The Jamboree is a huge festival that has happened for the past two years here in Toledo, and it’s definitely something to behold. For me it was kind of like a mini (really mini) Bamboozle Roadshow, in the way that the stages were set up and how there were bands playing constantly throughout the day. Everything was leading up to the headliner, which was Asking Alexandria. But people flock to it from all over to get to spend an entire day with some pretty cool bands, and it’s a great chance for people to listen to some new music and maybe hear and meet their new favorite band.
There were several local bands that played earlier in the day, playing on the smaller stage before some of the other bigger bands took the stages. The Jamboree was a good opportunity for smaller bands to try and get their name out there in front of a crowd that would be there for different kinds of music. 36 bands total (give or take) played throughout the day and showed people what they’ve got, on three different stages.
The three “main” headliners were Emmure and Asking Alexandria, playing in that respective order on the mainstage, and The Wonder Years. The Wonder Years closed out the Substream Magazine stage to an extremely excited crowd, and then everyone filtered into the big room to hear Asking Alexandria close out the night. Judging by people’s attendance to those three bands, those were the three that people most wanted to hear, but there were certainly big crowds for Chiodos, Miss May I, Fireworks, and Winds of Plague.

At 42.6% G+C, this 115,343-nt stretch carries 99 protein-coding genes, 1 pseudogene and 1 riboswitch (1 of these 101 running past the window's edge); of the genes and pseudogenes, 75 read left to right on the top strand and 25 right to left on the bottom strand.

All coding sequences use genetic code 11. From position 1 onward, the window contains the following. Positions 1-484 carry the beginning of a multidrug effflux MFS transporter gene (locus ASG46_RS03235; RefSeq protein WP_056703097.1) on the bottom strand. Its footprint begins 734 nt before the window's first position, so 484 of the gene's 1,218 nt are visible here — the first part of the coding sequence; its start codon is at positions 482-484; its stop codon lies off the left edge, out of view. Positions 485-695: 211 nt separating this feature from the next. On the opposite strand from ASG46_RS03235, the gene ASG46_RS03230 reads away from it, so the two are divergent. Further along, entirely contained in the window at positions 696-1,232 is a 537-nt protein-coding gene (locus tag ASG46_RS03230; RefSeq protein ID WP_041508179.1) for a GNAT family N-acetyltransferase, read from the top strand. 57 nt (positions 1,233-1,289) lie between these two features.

Emmure has been known for their ridiculously intense shows, and their performance at the Jamboree was no different—coming from someone who has been in some intense pits before, I would definitely say that Emmure put the rest of them to a challenge. The Wonder Years were the ‘hardcore break’ in the night, their pop-punk anthems drew a huge crowd in the smaller room on the Substream stage,though, and there couldn’t have been a better band to get everyone pumped up for Asking Alexandria.
AA put on a great show—great energy and people in the crowd were certainly into them. Despite the fact that it was after 10 pm by the time they went on and most people had probably been there for the entire day, the crowd wasn’t about to let up. It was in the room, even as the band was setting up—this was the big moment that everyone was waiting for. It was pretty cool, everyone stopped to watch and everyone was either in the pit or standing along the walls watching—and if you were in the pit, you had no choice but to move and get into what the rest of the crowd was doing, too. They put on a great set and encore. They were the great ending to the great day that everyone was looking forward to.
Many thanks to George at Sumerian Records for everything on their end!
by Sarah Rutz